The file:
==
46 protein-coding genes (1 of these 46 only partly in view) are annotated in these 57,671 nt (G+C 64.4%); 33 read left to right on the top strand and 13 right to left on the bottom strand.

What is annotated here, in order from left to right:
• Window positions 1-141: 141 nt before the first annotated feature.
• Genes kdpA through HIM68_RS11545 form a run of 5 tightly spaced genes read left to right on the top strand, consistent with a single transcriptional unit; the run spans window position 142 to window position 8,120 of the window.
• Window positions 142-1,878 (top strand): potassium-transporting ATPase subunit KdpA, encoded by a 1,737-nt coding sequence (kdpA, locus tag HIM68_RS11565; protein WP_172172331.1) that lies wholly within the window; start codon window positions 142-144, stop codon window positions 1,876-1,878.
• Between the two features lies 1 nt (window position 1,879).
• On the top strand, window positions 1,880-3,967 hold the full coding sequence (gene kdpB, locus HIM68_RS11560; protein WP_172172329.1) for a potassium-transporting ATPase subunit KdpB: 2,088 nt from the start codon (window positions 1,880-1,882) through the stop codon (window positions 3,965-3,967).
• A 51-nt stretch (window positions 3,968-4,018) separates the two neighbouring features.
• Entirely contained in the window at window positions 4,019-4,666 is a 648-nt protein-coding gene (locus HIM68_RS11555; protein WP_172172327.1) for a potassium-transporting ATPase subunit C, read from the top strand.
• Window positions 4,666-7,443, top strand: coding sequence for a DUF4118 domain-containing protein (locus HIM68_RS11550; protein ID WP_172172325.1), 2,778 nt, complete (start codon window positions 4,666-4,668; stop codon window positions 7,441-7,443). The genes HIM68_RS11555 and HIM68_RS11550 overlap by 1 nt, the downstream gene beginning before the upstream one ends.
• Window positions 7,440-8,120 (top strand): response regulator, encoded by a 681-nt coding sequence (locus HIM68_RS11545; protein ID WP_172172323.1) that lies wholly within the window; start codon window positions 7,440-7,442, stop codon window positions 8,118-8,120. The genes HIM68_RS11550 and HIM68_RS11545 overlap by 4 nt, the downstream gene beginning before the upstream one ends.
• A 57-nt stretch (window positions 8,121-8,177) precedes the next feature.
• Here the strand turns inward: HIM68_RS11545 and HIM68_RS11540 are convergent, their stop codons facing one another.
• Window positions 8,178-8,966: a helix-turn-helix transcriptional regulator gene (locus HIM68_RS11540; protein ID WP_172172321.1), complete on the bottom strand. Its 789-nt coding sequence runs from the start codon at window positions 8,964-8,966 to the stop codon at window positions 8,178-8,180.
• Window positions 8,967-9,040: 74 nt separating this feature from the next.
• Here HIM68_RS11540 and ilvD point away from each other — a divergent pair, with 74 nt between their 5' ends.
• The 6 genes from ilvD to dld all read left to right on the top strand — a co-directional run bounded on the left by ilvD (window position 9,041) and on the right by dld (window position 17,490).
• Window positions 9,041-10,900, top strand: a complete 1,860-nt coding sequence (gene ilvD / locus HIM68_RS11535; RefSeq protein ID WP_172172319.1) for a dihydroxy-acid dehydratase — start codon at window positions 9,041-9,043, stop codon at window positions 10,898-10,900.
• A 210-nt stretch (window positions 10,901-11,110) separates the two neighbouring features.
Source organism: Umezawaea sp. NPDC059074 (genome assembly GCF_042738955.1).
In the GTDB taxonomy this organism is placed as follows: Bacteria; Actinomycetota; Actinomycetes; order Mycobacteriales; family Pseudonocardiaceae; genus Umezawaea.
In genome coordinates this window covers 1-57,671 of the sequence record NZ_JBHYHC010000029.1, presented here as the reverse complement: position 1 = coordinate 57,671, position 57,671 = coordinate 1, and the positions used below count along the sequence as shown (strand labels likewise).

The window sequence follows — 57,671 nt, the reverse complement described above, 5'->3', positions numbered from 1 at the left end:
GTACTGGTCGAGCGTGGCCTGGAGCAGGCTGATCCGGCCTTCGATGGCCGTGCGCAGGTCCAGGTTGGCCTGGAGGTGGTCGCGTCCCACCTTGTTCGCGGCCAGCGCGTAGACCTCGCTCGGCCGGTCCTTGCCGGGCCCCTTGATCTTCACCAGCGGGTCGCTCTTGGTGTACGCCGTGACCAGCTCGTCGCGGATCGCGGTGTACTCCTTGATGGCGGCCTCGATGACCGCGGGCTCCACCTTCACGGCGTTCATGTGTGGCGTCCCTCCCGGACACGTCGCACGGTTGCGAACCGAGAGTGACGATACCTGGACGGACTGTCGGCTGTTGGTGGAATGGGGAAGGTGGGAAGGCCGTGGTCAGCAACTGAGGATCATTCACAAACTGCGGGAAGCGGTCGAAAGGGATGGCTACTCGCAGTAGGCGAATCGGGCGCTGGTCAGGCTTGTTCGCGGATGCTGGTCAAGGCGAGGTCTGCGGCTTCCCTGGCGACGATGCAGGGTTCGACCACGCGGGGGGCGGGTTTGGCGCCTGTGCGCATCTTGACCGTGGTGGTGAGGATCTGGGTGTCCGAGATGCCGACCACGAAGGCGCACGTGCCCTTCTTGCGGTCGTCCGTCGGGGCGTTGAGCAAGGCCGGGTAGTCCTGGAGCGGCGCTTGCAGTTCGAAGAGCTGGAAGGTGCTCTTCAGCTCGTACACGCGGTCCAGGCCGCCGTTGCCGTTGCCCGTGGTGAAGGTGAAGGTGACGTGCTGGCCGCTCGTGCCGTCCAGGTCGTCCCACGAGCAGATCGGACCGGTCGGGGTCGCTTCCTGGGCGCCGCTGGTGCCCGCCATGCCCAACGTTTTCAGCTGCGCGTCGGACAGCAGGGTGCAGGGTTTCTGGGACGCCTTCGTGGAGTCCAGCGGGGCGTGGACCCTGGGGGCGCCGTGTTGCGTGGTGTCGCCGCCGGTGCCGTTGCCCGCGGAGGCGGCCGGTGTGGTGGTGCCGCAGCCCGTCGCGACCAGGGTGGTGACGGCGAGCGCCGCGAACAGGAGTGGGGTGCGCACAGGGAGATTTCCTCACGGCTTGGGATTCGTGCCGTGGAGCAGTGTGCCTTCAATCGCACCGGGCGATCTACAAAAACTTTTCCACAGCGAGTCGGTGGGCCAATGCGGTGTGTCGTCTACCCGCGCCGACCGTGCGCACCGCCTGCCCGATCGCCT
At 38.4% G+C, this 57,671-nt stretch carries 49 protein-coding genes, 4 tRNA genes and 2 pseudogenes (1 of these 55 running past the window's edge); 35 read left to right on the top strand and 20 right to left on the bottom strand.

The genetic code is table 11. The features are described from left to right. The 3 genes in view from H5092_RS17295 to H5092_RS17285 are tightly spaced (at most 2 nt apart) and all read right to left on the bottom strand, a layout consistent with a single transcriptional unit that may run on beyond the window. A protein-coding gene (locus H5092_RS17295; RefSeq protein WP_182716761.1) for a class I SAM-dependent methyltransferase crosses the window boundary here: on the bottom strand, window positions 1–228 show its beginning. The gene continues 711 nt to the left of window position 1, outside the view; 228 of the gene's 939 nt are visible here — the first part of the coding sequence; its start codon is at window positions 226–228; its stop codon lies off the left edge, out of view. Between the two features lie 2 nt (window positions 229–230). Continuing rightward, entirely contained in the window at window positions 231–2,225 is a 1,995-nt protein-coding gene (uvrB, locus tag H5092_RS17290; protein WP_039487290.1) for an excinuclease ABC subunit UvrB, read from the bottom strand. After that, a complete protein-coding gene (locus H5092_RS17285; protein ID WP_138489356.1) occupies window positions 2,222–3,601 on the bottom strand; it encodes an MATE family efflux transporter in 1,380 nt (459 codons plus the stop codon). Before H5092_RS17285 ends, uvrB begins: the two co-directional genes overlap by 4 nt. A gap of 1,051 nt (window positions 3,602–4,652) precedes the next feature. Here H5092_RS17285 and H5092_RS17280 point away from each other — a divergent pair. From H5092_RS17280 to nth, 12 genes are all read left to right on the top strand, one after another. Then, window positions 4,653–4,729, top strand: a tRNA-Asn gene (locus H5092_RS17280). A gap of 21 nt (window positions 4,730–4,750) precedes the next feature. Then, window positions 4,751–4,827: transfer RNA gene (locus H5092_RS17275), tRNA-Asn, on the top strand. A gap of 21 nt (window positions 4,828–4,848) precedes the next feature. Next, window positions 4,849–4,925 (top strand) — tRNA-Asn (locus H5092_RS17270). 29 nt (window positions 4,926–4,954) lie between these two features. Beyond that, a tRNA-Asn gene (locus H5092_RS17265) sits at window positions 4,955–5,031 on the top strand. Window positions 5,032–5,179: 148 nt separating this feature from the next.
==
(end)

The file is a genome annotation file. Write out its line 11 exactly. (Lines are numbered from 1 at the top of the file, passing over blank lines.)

• Window positions 7,440-8,120 (top strand): response regulator, encoded by a 681-nt coding sequence (locus HIM68_RS11545; protein ID WP_172172323.1) that lies wholly within the window; start codon window positions 7,440-7,442, stop codon window positions 8,118-8,120. The genes HIM68_RS11550 and HIM68_RS11545 overlap by 4 nt, the downstream gene beginning before the upstream one ends.